The Most Important Question in the World (#854)

In any field of endeavor, we must first ascertain how things actually work before we can meaningfully explore how best to make use of them. We need to understand the physics of something to become better engineers; a better understanding of biology allows us to save lives. When it comes to human psychology, the more accurately we understand how the mind works, the more usefully we can address questions of how to use it. So before we try to answer questions about how best to live, it is essential to take a fresh look at how life works.

And when it comes to understanding how life actually works, the most important question I know to ask is this:

Where is our experience coming from?

How we answer this question predetermines both where we will look for relief from our stress and suffering and what we will and won’t do in an attempt to experience greater well-being. It also forms the basis for nearly all intervention-based approaches to mental health.

For many years, psychologists have compared the human brain to a computer. The general assumption has been that while some people’s computers are more powerful than others (higher IQ, etc.), the main difference between individuals is in the software – the ‘programs’ they run.

These programs include both the ‘apps’, or strategies people use, and the ‘operating system’ that allow the apps to run– their beliefs and values. The culture we are raised in provides us with our individual operating system, which then gets modified over time. Some beliefs and values, particularly those around our identity, are so much a part of the fabric of our thinking that they feel almost hard wired into the system.

But far more important to the effectiveness of a computer than its apps, programs, or operating system is what’s baked into the firmware – the BIOS (Basic Input/Output System). Even the most effective programs can’t run without interfacing with the BIOS of the computer.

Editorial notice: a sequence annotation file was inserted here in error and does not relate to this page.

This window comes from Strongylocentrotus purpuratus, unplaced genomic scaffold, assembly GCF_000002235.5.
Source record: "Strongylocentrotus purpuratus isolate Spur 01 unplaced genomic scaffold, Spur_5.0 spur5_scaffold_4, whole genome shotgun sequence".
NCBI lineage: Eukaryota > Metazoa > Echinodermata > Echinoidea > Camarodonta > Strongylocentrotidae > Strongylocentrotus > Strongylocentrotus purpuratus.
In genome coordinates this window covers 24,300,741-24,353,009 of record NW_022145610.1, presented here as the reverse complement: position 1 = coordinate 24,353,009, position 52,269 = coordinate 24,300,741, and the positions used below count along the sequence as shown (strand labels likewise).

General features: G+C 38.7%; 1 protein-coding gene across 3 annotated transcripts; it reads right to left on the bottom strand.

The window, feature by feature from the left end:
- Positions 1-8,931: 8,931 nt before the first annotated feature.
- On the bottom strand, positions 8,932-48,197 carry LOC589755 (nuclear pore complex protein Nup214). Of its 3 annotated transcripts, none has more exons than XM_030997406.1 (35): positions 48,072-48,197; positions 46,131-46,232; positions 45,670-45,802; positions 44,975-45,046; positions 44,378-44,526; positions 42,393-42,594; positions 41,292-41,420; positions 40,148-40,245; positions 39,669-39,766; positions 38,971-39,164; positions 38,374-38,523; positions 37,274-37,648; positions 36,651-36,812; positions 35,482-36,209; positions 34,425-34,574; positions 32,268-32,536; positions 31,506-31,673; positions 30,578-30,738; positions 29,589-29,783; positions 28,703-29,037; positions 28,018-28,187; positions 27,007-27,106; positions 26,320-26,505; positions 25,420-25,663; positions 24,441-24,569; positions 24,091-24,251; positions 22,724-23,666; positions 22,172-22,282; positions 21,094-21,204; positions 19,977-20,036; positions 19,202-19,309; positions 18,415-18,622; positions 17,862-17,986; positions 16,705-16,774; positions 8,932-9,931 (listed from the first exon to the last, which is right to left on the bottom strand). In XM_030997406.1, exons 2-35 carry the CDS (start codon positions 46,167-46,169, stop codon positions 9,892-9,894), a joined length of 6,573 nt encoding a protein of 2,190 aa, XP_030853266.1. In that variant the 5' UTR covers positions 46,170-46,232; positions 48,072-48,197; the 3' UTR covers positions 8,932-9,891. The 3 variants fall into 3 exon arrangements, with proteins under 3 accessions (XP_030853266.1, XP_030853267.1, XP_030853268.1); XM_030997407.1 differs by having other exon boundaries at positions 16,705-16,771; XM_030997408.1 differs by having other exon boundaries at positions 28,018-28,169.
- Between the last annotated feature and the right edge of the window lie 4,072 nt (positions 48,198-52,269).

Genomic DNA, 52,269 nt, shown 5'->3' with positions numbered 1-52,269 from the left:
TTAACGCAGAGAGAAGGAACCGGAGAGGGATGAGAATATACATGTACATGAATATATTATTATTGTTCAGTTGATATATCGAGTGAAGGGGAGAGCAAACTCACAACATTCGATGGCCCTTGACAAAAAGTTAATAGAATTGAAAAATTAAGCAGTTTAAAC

Almost every one of the 400+ distinct fields in psychology are built on the fundamental assumption that the BIOS of the human system works from the outside in – that is, we input data about the outside world through our senses and then process that data to produce various outputs like feeling and behavior.

Some psychologies focus on the input system, teaching us to refine our senses and pay more attention to what is actually going on around us as a way of mindfully re-sensitizing ourselves to the present moment.

Others focus on the processing of the data, encouraging us to change our beliefs and reframe our circumstances in ways that lessen the impact of stressful, frightening, or otherwise difficult situations and heighten our appreciation of and gratitude for the positive ones.

A third set focuses on the output, guiding us to replace ineffective habits and behaviors with better ones.

But what Syd Banks saw when he had his enlightenment experience was that the only way the human experience could unfold was from thought to experience. No exceptions.

This leads us to the revolutionary notion that Syd and the numerous psychologists and doctors who have followed in his path have proposed as a unifying paradigmatic understanding of human psychology:

Our experience of life is created from the inside out. We are living in the feeling of our thinking, not the feeling of the world.

We’ve been taught that we live in an outside-in world where the causal force in the universe is outside us. So our experience of life seems to be the result of the impact that external causal force has on us. All we can do, apparently, is to react to that impact in the best way we can.

But in the inside-out paradigm, the principle of Thought (in conjunction with Mind and Consciousness) is the only causal force behind experience. We are simply not designed to experience the outside world in any other way. We can’t see, hear, or feel without thought informing our senses, and we have no way of checking whether or not our thoughts are telling us about something that’s really happening or simply projecting false data that we then interpret as true. That’s why one moment we can be sure that everything’s going to be fine and the next we can be equally sure that it isn’t – without anything actually changing in the world.

This inability to verify our observations doesn’t mean that the world doesn’t exist – just that its impact on our experience of life has been vastly exaggerated.

Have fun, learn heaps, and happy exploring!

With all my love,
Michael

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